"What I meant was the everyday fears that often preoccupy people, the
spiders and airplanes and so forth." Arnold paused. He stared at his
hands which were washing themselves below the lip of the doctor's desk.
This was the truth and yet as he listened to himself attempting to
explain it he detected intimations of pomposity and evasion, as well as
the potential for insult if this man, his occupation notwithstanding,
secretly harbored commonplace phobias of his own.
The doctor continued his notations, his hairy and spotted appendage
moving seamlessly across the notebook page. It seemed impossible that
Arnold's thoughts could have any connection to whatever was being
recorded. Though it was probably to his advantage to appear supercilious
or delusional he had been reluctant to offer any more of himself than
what he thought was necessary to qualify for the disability benefits and
actually would have momentarily felt better had the doctor stopped
writing and complimented him on his self-awareness and assured him that
there was nothing wrong with him. But he could not stop himself from
continuing to clarify his motivations.
"You see I have always thought of myself as an extraneous person, if
that term has any significance for you. So it has always been the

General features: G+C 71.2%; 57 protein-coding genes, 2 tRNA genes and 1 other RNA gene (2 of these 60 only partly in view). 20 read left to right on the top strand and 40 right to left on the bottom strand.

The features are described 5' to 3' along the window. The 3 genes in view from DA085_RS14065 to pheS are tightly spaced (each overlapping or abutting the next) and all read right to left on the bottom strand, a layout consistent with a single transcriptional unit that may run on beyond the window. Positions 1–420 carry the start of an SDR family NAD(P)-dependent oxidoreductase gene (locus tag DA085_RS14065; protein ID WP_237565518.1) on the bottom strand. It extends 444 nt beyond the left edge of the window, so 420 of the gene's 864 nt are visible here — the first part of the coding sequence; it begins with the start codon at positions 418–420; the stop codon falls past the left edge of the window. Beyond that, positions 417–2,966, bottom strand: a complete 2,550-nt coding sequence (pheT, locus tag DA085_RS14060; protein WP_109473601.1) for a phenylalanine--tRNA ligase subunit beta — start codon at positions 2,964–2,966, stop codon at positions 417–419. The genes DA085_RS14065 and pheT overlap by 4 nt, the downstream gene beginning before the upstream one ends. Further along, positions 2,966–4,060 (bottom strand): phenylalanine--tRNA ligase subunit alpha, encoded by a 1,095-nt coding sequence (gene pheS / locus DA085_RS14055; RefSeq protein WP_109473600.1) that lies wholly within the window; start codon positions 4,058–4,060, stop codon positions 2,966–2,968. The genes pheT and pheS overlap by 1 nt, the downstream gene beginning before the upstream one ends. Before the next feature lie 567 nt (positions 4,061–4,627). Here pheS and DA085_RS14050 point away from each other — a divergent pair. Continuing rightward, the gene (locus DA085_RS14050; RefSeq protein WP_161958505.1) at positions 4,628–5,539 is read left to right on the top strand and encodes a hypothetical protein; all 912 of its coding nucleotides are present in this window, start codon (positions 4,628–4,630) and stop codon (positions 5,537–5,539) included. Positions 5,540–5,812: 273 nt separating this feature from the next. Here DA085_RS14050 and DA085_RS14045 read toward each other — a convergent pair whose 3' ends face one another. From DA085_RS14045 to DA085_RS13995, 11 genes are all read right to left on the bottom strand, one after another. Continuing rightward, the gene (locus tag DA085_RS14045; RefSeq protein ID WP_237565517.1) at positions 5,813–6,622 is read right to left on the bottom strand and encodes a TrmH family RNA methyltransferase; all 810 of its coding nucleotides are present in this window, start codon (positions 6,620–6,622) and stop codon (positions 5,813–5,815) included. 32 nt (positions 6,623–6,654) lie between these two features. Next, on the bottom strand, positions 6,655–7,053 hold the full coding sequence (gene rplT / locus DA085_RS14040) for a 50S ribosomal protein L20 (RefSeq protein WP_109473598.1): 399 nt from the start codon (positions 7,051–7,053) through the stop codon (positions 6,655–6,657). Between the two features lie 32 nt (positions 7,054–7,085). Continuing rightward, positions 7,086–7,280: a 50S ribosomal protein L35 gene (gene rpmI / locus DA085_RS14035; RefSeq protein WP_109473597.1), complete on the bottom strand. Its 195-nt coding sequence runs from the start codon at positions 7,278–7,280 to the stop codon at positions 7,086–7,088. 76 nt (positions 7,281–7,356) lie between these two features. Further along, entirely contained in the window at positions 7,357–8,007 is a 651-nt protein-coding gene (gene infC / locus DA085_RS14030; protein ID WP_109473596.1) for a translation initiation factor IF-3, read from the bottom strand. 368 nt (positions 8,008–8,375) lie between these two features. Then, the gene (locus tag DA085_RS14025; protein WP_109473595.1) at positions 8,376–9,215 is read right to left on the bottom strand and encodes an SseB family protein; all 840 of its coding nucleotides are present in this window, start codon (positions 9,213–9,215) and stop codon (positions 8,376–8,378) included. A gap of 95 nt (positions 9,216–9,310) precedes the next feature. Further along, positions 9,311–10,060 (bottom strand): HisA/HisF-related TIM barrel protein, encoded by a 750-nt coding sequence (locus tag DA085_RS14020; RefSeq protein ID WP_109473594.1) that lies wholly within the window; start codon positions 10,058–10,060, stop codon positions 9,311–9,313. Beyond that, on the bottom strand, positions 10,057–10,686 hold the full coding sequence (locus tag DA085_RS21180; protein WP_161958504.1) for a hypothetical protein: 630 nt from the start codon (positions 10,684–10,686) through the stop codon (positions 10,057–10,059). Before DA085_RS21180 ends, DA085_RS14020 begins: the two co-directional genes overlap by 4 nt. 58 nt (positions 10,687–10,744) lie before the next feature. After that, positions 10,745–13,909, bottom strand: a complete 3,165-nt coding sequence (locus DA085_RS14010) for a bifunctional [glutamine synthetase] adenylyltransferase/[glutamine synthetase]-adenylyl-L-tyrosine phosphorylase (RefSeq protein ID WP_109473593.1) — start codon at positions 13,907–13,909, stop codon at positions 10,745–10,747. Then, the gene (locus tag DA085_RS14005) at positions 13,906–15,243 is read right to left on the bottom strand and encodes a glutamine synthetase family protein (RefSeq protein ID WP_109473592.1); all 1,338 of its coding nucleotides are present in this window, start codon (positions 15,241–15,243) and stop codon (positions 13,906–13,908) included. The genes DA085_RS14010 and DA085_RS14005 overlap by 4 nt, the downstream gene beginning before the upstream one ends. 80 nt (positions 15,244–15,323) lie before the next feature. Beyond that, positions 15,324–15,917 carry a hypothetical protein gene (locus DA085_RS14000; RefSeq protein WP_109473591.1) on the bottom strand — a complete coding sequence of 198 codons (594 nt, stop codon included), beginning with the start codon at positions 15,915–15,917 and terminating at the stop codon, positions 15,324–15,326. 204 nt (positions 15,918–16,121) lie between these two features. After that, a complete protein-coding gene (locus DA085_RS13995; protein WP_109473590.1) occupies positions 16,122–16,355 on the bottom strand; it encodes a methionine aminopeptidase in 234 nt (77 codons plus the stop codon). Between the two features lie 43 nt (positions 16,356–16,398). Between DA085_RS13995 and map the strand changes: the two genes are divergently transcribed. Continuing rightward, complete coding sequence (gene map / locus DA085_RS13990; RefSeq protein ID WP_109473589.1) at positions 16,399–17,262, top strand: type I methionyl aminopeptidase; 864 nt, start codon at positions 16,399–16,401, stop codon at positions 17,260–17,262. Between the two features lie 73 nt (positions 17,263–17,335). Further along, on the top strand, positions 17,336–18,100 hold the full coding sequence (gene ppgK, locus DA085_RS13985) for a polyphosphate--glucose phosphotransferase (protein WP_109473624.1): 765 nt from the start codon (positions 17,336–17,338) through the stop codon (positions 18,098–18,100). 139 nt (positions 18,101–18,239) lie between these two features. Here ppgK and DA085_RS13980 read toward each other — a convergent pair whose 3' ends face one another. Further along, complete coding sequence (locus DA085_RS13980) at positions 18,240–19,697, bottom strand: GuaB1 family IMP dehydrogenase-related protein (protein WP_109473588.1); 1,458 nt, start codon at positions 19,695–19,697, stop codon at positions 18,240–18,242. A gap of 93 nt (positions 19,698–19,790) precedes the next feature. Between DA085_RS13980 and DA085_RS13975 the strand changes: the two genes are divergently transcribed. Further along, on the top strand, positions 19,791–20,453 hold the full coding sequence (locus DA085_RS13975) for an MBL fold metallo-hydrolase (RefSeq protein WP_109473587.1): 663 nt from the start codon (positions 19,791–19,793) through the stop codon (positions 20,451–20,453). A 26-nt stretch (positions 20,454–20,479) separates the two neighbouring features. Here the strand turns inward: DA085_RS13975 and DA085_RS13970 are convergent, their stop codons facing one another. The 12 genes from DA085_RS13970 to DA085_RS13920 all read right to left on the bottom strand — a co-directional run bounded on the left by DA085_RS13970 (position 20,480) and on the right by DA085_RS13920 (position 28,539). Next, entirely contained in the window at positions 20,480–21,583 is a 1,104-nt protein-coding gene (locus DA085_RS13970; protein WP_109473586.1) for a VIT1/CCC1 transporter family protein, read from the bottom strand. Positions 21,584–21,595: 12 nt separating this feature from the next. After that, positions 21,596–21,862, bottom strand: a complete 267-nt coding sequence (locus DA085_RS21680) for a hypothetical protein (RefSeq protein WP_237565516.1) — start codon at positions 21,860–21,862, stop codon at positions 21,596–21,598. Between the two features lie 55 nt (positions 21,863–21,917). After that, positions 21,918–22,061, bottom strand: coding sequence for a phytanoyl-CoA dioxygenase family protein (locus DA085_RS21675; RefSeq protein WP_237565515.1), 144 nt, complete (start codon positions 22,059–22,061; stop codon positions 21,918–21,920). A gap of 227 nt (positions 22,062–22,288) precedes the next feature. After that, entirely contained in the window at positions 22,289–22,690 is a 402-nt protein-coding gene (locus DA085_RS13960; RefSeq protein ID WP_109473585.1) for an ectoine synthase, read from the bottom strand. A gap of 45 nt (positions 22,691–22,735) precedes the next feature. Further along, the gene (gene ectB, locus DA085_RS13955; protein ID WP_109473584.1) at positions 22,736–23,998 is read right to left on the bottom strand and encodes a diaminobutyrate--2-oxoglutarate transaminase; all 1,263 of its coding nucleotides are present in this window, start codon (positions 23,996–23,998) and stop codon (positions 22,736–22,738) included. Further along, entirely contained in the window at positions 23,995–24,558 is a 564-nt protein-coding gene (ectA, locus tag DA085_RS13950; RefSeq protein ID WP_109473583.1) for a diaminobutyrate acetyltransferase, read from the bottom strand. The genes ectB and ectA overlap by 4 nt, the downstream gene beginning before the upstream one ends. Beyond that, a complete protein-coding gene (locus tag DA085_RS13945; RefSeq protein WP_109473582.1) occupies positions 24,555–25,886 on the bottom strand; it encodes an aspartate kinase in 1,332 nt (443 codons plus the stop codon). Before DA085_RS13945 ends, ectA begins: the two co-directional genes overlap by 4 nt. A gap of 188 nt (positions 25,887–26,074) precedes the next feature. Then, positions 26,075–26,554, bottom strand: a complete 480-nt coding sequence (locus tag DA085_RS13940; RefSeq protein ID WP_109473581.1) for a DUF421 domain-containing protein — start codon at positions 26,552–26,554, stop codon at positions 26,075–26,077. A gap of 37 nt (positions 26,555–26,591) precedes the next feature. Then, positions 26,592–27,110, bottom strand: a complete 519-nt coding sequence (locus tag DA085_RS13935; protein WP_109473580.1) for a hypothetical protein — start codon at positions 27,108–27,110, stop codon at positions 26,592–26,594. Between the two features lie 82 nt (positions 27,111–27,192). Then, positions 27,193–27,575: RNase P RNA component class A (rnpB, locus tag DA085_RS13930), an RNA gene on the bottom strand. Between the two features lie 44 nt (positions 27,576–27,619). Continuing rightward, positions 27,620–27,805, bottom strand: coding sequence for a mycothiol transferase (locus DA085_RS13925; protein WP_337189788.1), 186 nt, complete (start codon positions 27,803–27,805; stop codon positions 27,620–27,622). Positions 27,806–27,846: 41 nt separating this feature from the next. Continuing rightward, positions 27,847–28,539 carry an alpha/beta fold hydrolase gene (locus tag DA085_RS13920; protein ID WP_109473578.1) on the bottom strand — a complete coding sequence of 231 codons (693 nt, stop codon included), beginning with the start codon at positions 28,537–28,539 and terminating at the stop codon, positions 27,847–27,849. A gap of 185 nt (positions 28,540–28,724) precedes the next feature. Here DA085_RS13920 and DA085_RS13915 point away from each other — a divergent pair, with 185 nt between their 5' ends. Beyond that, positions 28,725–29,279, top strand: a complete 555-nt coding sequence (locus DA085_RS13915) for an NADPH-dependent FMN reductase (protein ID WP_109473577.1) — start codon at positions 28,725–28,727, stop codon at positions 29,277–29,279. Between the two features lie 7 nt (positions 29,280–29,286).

possible consequences of danger or violence or misunderstandings that
have concerned me rather than whatever the actual source of danger might
be. In other words, a situation that might prematurely terminate or
obliterate or negate my existence before it had an opportunity to
acquire any inherent or lasting meaning or value. And so that threat has
always, in the abstract, of course, been rather daunting and horrible to
He had wanted to add something about the gulf that he saw between
himself and the rest of the world which spawned hopelessness but at the
same time helped insulate him from fear but he pressed his lips together
to stop, realizing that no stranger could comprehend what he was saying,
least of all this weary old man whose breaths rose and fell audibly as
he wrote. What sort of physician needed to rely on government referrals
to make his living? Had he even been listening, or was he preoccupied
trying to calculate if he had reached the quota of evaluations that
would qualify him for a check, much the same as the one that Arnold was
seeking, albeit a different color.
Behind the desk a messsy bookcase stood like a gravestone in the musty
window light. There was probably a spiders' graveyard that had
flourished undisturbed for decades in the space between it and the wall.
The leather on the office chairs was cracked, the rug was faded, the
ceiling yellowed. Arnold had studied the lobby directory upon arriving,
taking note that the small building was mostly occupied by independent
professionals, counselors, accountants, brokers, and others with strings